4. I wish the metro would run 24/7. Then I could go out and party in hollywood, and not have to worry that the Montebello bus isnt running…or that the 30/31 take ’bout an hour and a half after 10pm.

    sigh…wishfull thinking i guess.

  5. I heard in NYC the metro runs 24/7, I wish it was like that here. That way I can go out at night & not have to worry about the blue/red line not running.

  6. First thing out of towners like me learn about LA: Outside of Hollywood, everything closes early (except the Ralphs stores in the valley). Not much to keep the trains running late. But the additional train lines are necessary for daytime traffic. It should be a huge help to Eastside residents commuting to downtown.

  7. When I hear “East LA”, I think of Boyle Heights, East LA (unincorporated) and parts of El Sereno, Montebello and City Terrace only. Commerce and Huntington Park throw me for a loop but they feel a little like East LA.
    I don’t consider Mt. Washington, Lincoln Heights, Glassel Park or Highland Park “East LA” nor the residents in those areas “Eastsiders.” I would say the East LA area is generally confined between Mission Road and Atlantic Blvd, Valley Blvd and Olympic Blvd.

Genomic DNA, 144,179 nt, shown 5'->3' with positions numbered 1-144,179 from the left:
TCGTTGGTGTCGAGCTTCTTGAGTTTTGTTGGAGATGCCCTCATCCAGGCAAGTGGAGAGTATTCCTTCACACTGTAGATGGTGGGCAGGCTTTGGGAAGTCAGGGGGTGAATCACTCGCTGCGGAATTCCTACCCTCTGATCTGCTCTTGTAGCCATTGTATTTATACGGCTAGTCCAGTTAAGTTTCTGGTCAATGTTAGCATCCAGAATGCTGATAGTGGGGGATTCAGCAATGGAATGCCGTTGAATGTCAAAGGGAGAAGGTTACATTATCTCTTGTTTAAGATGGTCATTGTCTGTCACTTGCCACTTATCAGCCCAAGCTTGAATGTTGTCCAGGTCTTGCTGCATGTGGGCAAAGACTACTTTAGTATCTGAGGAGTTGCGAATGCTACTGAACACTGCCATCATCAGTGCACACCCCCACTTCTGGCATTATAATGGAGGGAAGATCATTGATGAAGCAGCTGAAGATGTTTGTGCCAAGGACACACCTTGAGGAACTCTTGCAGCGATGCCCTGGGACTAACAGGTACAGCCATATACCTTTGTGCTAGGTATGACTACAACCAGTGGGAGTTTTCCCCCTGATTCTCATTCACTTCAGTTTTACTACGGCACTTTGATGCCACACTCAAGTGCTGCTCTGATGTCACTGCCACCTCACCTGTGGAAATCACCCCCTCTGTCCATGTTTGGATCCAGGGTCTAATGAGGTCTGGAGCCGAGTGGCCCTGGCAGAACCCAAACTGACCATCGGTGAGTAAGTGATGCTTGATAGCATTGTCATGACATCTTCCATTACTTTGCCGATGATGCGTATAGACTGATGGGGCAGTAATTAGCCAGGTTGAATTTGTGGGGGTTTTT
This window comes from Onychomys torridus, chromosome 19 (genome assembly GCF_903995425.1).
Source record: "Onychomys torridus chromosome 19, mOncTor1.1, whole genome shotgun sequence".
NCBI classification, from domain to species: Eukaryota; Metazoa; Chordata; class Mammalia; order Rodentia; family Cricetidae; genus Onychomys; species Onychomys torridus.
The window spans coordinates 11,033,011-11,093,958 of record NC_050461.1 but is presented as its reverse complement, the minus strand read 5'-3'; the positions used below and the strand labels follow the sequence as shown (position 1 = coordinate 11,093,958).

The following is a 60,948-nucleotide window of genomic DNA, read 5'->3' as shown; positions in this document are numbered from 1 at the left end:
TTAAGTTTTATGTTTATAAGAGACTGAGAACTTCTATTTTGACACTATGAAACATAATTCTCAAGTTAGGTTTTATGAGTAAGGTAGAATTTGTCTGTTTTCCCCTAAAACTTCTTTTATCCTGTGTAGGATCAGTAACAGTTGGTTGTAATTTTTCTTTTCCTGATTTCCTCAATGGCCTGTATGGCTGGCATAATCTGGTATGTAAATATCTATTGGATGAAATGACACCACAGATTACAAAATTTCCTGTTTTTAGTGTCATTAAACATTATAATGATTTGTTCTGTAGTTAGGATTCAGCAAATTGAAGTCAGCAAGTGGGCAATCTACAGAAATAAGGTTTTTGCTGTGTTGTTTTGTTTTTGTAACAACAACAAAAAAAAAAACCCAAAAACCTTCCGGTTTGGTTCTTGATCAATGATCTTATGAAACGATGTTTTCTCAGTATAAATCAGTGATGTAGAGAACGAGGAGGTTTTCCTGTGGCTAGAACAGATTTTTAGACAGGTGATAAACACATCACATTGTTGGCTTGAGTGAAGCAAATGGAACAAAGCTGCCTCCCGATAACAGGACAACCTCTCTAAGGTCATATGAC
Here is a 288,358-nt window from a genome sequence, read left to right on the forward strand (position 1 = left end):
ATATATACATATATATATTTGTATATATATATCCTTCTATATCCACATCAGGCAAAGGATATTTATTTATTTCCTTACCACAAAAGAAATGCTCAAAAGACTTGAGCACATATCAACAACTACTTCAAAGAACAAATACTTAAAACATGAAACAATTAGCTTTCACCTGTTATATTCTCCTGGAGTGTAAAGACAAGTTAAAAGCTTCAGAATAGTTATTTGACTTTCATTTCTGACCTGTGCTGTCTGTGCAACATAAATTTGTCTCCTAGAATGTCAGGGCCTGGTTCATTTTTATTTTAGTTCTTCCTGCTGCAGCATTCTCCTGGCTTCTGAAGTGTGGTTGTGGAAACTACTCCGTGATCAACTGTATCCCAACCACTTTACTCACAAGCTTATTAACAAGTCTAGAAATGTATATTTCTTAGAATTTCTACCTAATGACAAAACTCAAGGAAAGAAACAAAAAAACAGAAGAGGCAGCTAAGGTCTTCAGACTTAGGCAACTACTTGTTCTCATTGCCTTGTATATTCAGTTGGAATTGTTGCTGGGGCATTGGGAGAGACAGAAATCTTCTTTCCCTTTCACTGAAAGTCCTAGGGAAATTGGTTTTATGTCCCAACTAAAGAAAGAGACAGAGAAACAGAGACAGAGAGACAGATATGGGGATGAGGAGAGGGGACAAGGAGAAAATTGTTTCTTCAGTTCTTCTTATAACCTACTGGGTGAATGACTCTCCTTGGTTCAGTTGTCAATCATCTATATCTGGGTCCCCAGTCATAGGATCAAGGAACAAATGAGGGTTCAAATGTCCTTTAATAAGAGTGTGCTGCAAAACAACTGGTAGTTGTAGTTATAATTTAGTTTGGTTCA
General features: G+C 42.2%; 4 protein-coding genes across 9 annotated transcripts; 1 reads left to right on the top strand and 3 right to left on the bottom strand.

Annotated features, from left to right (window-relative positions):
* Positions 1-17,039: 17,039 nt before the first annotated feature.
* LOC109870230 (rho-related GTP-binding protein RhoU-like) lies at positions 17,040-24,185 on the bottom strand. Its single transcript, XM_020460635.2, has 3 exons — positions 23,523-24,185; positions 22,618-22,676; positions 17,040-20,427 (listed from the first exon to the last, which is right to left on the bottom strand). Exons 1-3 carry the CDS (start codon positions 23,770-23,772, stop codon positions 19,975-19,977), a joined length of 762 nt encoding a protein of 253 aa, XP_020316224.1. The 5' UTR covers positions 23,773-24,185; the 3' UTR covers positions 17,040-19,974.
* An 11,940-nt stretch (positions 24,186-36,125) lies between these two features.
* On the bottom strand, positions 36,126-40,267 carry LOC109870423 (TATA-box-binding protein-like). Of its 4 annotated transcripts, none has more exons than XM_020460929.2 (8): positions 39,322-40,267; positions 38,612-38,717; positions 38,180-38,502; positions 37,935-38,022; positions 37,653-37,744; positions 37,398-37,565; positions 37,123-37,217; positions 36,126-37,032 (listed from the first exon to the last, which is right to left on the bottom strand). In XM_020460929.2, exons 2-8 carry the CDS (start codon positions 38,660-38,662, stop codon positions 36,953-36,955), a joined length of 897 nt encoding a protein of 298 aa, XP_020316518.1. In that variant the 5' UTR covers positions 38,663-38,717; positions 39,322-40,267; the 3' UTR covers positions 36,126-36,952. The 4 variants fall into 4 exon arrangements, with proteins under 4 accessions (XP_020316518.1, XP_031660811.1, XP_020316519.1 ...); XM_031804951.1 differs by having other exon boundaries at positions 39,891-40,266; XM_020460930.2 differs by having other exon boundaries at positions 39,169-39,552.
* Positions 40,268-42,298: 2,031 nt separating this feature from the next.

The Bike Oven in Lincoln Heights/Highland Park refer to their location as being in “NELA” (North East Los Angeles). Calling residents of NELA Northeastsiders weirdly sucks, though.

  8. East LA or East Los Angeles generally refers to the unincorporated area of Los Angeles past Lorena. East Los Angeles has sheriffs and the rest of the Eastside, LAPD.
    Lincoln Heights folks are most definitely “Eastsiders,” in fact, LHers are the original Eastsiders as this area was first known as East Los Angeles, then generally referred to as the “Eastside.” Actually, my great aunt who grew up around here said the area around the “Eastside Brewery” near Clover and Main was also called the “Eastside.”

    We have a ton of posts up on the subject but here’s one: